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Thread: m/v Zachary Taylor

  1. #1
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    Default m/v Zachary Taylor

    Anyone in the Louisville area know how the auction went for the m/v Zachary Taylor? Just curious as to whether she sold, and where she might be headed.

  2. #2
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    Steve, I was once a member of the Zachary Taylor sea scouts (1957-58) and the commander was named Ted Huffman. Are you related to him? Also, this boat is named Zachary Taylor II but it's history seems to go back to the late 1940's. It looks a little different than I remember the boat and when I was involved, the boat was powered by a single gasoline engine. This one has twin diesels. Was the boat expanded in a rebuilding or is this a replacement for the original ZT? As for the auction, I found a web site for the auctioneer that indicated it was sold but does not say who bought it or the sales price. They seemed to be asking $ 45,000. Is this sea scout unit now defunct or do they have a new boat? Just curious....Jim Herron

  3. #3
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    Jim,
    I'm not sure, but it may be the same Zachary Taylor that you were on. I guess it was extensively rebuilt in 1962. The price had dropped to $29,500 before the auction. I'm not related to the late Capt Ted Huffman, but was surprised when I read the name recently.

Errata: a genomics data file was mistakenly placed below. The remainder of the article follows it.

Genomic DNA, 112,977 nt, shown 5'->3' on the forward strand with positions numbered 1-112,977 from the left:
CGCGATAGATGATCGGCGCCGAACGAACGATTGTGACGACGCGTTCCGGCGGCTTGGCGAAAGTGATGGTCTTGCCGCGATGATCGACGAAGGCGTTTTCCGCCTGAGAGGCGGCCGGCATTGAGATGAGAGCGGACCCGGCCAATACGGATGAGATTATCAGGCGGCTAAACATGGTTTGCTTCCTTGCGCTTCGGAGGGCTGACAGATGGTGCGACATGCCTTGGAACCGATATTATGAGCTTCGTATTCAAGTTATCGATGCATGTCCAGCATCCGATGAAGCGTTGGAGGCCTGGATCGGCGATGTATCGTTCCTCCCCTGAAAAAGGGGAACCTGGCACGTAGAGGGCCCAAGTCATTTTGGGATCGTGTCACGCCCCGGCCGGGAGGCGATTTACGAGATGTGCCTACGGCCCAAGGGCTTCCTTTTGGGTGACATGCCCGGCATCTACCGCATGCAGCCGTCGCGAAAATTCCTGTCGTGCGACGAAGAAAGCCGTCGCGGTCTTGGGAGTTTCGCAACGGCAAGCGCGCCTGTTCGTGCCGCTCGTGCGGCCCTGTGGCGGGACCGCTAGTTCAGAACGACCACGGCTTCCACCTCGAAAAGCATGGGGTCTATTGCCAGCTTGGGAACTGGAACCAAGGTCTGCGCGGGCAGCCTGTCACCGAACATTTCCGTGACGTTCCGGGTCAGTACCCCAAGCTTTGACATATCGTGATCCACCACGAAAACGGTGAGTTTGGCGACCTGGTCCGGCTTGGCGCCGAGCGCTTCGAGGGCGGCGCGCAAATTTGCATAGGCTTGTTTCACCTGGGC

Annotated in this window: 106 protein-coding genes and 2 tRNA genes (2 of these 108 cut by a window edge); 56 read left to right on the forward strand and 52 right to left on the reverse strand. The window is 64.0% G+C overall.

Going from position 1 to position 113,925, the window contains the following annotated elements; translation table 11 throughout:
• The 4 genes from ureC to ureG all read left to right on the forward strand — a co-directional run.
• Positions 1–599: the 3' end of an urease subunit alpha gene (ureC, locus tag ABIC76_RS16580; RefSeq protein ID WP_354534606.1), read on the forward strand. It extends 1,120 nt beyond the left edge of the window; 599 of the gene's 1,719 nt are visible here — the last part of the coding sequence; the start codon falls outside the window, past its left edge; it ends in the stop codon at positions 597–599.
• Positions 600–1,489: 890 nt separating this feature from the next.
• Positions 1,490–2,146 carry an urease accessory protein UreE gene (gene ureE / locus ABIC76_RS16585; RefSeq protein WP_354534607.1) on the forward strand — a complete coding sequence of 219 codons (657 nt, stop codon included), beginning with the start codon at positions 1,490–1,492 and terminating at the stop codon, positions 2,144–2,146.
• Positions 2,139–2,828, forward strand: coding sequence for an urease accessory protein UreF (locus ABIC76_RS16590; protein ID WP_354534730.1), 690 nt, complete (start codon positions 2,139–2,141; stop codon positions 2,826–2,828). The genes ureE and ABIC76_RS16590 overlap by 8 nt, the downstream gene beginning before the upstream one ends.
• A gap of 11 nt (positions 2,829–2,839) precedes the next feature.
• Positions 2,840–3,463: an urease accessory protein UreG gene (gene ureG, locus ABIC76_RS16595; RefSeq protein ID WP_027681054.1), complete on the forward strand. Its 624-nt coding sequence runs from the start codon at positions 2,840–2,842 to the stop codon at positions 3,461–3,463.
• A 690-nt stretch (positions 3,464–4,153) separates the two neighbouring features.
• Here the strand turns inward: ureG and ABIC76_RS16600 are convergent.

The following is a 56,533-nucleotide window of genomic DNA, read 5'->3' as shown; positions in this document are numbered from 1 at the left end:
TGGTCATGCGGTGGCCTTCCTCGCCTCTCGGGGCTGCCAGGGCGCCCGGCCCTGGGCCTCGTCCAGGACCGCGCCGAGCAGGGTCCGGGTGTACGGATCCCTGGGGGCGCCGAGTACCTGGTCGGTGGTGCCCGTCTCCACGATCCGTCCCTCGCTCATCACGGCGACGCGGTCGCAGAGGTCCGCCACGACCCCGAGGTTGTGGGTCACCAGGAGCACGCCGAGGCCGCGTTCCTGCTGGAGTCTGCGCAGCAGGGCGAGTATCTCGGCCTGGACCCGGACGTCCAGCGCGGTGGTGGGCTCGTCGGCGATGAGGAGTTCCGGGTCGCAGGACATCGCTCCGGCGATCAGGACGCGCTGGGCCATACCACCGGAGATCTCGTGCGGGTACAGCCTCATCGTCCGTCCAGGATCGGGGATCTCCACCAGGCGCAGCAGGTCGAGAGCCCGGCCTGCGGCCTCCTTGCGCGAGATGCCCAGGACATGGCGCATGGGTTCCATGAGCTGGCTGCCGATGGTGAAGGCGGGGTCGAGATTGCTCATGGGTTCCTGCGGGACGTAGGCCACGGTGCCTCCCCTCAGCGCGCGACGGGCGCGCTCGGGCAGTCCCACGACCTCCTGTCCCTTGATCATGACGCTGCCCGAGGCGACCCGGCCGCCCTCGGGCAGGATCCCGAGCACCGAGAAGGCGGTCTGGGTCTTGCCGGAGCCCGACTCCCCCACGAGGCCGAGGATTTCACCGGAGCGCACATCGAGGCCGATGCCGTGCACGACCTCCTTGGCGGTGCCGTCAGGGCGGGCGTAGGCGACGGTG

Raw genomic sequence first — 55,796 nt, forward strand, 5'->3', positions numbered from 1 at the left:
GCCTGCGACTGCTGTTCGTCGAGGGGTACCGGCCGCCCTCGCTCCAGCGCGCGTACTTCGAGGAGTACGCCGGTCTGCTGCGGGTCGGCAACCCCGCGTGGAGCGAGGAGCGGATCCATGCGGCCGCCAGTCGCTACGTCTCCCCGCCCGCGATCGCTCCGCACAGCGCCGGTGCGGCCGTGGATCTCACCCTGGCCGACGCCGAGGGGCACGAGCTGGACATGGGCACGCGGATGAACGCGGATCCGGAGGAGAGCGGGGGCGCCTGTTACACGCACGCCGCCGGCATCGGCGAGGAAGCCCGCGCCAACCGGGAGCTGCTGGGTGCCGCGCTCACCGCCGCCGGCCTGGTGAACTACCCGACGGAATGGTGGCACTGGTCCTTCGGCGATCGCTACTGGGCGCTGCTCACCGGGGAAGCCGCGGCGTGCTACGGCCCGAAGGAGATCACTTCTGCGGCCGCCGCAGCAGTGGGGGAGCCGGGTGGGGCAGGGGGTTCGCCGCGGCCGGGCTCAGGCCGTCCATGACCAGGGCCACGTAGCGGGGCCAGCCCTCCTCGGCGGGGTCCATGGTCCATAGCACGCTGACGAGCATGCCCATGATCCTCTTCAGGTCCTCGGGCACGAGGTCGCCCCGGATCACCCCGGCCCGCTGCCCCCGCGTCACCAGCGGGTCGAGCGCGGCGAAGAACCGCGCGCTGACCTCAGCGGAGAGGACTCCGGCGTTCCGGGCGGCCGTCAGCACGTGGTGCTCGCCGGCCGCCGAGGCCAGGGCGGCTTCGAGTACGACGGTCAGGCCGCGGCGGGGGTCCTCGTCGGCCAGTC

I think the sea scout unit is still around, but I don't know if they have a new vessel to replace the Zachary Taylor. Pete O'Connell would know.. Pete?

    Was surprised to see some of your steam locomotive video on the RFD channel the other day. Neat footage! I guess you saw my thread about the BARBARA H added to the Microsoft Train Simulator(?).

  4. #4
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    Steve-
    We've been running a series of 10 shows on RFD-TV, beginning April 23rd.
    The show next week is on the Indiana RR, the interurban that had over 800 miles of track in Indiana. The week after that, we'll run a documentary on the railroad empire of Jim Hill, who started out in the steamboat business. The last show in the series will be the week of June 26th with a show on steam in Germany. We may get them to run Iron Crowns & Paddlewheels but I don't know when it would be.Thanks for your comments.
    -Jim

  5. #5
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    It's the same Zachary Taylor. The boat was a continuous rebuilding job as long as Ted Huffman lived. She was like the family axe that had three new blades and five new handles, but was the same old axe.

  6. #6
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    Default Inspected by the RH Shipyard